Thursday, 24 February 2011


There's a bit of a -how shall I put it?- whinge in The Guardian.

They make some valid observations about churnalism, but seem to point the figure at our industry, whose growth they blame rather than celebrate Instead, they should try looking a little closer to home.

Yes, it's sometimes the case that press releases are pretty much copied and pasted by papers (a point we've made to the NLA...).

Yes, it's sometimes the case that papers don't interrogate stories as they should.

But there's a very simple reason for this -newspapers no longer employ an adequate number of journalists.

It's been happening for years, and there's no sign of it stopping. As newspaper circulations fall, and as sources of information proliferate, newspaper revenues decrease, and they employ fewer people. But those people are now expected not just to fill hardcopies of the paper, but online content too. So they're pretty busy....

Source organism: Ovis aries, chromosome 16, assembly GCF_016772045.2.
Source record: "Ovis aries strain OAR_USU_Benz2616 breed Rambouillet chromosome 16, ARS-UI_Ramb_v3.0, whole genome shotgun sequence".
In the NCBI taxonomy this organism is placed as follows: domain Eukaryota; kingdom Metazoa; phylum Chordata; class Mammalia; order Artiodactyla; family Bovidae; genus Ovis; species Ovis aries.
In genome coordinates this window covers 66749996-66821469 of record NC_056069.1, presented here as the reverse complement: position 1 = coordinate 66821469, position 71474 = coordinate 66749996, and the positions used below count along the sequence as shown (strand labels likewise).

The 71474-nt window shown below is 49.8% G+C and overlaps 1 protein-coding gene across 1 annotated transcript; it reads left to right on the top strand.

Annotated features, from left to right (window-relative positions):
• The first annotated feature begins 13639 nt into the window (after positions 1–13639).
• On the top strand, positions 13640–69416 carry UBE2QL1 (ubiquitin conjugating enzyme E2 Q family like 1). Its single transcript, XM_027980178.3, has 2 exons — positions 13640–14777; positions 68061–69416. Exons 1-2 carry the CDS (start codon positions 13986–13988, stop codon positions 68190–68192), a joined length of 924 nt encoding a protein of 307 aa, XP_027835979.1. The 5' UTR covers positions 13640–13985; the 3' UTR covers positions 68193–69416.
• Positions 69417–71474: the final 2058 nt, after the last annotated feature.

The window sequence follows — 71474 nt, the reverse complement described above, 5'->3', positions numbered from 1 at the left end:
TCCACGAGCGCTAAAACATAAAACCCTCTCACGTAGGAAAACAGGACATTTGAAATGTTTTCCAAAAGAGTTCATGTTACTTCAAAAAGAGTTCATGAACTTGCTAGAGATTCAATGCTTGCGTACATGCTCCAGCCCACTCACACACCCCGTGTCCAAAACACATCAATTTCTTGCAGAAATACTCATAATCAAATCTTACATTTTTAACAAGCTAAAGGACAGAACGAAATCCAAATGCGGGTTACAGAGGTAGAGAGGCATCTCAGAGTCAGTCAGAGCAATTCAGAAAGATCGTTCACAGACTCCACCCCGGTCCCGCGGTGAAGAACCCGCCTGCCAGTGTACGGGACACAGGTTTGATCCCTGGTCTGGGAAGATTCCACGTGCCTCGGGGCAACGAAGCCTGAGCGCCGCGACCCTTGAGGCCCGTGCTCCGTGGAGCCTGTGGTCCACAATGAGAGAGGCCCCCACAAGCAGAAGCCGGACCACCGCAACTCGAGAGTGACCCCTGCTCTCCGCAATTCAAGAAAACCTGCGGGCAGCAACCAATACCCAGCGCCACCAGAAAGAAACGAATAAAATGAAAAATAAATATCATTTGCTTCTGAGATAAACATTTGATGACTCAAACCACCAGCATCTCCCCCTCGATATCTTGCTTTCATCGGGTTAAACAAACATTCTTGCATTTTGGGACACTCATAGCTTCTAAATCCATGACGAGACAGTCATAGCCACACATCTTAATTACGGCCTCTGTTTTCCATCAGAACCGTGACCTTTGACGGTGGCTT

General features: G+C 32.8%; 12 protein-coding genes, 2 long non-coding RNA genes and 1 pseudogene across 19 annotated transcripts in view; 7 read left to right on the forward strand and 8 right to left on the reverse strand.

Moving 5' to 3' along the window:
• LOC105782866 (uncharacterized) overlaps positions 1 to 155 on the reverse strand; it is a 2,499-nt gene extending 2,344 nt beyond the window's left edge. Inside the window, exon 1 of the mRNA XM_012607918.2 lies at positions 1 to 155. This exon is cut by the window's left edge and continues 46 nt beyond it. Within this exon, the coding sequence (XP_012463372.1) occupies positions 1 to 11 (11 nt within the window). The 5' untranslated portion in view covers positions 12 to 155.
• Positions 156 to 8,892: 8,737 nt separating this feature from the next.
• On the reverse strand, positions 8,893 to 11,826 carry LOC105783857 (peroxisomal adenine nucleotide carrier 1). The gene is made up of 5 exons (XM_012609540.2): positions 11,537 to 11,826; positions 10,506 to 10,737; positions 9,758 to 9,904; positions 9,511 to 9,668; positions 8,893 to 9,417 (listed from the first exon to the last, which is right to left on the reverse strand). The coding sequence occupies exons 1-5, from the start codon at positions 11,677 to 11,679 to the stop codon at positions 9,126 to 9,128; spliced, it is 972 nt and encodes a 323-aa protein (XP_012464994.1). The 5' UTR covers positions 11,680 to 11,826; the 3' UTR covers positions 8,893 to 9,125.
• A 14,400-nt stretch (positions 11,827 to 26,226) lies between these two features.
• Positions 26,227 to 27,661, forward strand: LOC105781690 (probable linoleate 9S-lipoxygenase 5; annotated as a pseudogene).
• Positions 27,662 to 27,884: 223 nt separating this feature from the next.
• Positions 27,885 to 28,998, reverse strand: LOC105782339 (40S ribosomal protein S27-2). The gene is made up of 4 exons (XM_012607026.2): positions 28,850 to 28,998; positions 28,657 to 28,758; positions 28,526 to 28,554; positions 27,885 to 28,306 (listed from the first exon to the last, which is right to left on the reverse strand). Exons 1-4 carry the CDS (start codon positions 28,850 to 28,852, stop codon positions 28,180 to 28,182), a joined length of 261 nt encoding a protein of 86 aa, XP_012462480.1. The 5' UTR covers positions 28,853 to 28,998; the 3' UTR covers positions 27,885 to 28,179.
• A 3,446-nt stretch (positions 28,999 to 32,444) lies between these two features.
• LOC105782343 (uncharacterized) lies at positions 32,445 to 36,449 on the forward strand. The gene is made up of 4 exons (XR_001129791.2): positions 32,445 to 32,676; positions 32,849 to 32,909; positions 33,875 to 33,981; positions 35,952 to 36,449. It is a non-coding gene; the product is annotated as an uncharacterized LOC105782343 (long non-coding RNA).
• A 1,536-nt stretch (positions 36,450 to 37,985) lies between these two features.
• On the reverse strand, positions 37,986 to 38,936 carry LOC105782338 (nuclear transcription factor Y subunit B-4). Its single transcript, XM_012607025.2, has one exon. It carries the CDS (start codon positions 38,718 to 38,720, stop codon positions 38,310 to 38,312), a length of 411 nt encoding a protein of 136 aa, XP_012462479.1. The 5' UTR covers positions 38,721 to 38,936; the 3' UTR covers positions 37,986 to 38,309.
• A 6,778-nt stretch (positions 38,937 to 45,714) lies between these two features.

It's hardly rocket science to work out what the problem is.

What is rather more difficult is working out the answer -quite how do we break this vicious circle. Because we lose out too. Answers (in a press release if you like) please.


  1. I've just blogged saying more or less the same thing, including the vicious circle. Only thing I missed was the NLA :-)

  2. Agree with what you say. The pressure to keep all online material 'free' means newspaper websites will continue to be desperate for fun-sounding PR-generated content, with few resources for checking. Great for PR agencies at the 'whacky stunt' end of the market, not so great for proper news coverage. My own blog thoughts as a former BBC journalist and media trainer at